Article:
BlackBerry Ltd. (TSX:BB)(NASDAQ:BBRY) has been slowly releasing new information about the upcoming Priv smartphone, and on Friday we learned one of the most important details: the phone’s price.

In the United States, the Priv will cost US$699, while here in Canada the phone would set you back $899. So, what does this mean for the Priv’s future?

A comparison

The chart below shows how the Priv’s price compares with recent phones from Samsung and Apple. Prices in Canada are from the Bell store, while prices in the United States come from Verizon Wireless.

American Price ($US) Canadian Price ($)
BlackBerry Priv 699 899
Apple iPhone 6s+ 750 1,055
Apple iPhone 6+ 650 970
Apple iPhone 6s 650 915
Apple iPhone 6 550 840
Samsung Galaxy S6 edge+ 768 950
Samsung Galaxy S6 edge 672 830
Samsung Galaxy S6 576 730

Clearly, the Priv is being sold as a premium product. Down in the United States, only the latest plus-sized phones from Apple and Samsung cost more. And up here in Canada, the Priv costs about the same as the iPhone 6s, and more than the Galaxy S6 edge.

Who will pay this price?

It has become clear by now that BlackBerry has completely given up on the consumer market. After all, if you’re not using this phone at the office, it’s very unlikely you would pay as much for the Priv as you would for the iPhone 6s. At the end of the day, BlackBerry’s security features and physical keyboards only go so far.

Even in the corporate world, the Priv faces a steep uphill climb. Many large organizations, including big banks, have been placing a bigger emphasis on cost control, and this often means making employees bring their own devices to work.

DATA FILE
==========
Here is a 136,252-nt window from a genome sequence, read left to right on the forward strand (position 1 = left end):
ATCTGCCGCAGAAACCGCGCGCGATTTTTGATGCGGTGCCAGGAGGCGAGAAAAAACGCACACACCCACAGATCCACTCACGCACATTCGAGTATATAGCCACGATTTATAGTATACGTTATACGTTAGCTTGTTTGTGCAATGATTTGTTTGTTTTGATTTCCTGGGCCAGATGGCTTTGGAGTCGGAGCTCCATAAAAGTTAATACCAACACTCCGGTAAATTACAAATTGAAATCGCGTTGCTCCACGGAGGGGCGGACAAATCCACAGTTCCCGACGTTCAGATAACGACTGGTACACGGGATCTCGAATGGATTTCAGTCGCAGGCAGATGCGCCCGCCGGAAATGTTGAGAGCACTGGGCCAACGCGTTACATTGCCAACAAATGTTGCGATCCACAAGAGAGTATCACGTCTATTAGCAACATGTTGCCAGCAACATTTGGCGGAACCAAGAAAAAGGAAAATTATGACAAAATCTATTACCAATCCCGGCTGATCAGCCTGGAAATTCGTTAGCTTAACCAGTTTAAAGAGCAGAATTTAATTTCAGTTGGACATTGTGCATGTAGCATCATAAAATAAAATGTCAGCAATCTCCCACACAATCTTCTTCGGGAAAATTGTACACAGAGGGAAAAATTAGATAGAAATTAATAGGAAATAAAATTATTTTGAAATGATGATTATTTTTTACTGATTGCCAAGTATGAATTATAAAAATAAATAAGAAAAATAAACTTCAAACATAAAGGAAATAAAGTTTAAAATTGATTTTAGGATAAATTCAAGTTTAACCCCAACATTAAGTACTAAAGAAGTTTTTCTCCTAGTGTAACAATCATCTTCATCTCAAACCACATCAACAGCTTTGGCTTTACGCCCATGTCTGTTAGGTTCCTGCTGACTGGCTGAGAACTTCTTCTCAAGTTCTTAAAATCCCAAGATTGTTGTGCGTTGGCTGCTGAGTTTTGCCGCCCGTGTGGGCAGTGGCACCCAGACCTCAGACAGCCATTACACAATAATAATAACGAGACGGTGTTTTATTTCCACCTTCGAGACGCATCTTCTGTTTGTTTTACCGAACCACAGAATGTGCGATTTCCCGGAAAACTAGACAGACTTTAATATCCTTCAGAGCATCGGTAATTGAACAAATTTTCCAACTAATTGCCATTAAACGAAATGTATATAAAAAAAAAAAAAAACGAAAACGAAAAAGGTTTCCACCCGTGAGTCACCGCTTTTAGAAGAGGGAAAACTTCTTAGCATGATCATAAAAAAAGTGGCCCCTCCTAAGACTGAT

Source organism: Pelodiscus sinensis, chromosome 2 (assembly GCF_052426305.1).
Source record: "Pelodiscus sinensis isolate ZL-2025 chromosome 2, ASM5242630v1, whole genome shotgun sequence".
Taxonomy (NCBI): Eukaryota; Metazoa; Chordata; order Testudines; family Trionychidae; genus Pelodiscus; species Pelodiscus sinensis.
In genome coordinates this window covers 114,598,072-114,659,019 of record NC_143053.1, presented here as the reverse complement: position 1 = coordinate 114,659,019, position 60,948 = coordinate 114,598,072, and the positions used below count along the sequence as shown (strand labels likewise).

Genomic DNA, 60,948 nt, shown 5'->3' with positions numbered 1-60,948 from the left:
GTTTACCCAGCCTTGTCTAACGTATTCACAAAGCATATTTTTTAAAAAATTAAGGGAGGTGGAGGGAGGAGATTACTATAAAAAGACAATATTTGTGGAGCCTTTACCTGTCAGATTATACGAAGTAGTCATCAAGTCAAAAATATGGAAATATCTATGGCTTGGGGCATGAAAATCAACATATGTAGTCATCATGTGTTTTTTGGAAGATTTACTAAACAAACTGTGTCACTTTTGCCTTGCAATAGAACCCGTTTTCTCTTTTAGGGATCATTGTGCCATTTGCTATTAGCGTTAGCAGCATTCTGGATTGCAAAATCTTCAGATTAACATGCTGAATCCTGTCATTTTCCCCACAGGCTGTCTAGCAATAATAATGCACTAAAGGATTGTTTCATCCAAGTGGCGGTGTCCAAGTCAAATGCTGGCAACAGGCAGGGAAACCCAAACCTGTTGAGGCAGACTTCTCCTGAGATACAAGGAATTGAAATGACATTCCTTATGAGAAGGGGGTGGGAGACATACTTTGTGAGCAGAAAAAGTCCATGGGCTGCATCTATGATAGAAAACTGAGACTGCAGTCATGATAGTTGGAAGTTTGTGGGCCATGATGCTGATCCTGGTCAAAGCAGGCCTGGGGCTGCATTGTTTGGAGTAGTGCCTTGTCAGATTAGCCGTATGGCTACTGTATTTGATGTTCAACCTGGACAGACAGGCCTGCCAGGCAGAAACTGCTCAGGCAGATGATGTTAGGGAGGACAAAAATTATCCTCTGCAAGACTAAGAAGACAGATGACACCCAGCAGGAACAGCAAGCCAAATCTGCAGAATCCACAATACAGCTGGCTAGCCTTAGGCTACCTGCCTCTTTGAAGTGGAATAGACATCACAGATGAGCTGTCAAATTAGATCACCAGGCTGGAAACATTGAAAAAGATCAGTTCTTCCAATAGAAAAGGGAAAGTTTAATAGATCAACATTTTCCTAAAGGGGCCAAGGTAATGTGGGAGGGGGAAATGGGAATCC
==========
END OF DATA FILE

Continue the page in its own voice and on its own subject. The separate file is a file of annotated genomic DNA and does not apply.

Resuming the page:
On the bright side, the Priv should do well with employees at a more senior level. But, of course, this is a much smaller market.

Not looking good

The Priv does have two big distinctions relative to the competition: its slide-out keyboard and BlackBerry’s reputation for mobile security. Yet it is difficult to see these factors making a big impact on sales.

Perhaps the company would have done better to release a cheaper phone first. That way it could get the device into more people’s hands, and restart some sales momentum. Then maybe a second Android phone could be released for more of a premium.

At this point, it’s hard to see many people paying up for a phone not made by Apple or Samsung. BlackBerry investors, be warned.

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Fool contributor Benjamin Sinclair has no position in any stocks mentioned. David Gardner owns shares of Apple. The Motley Fool owns shares of Apple. Verizon is a recommendation of Stock Advisor Canada.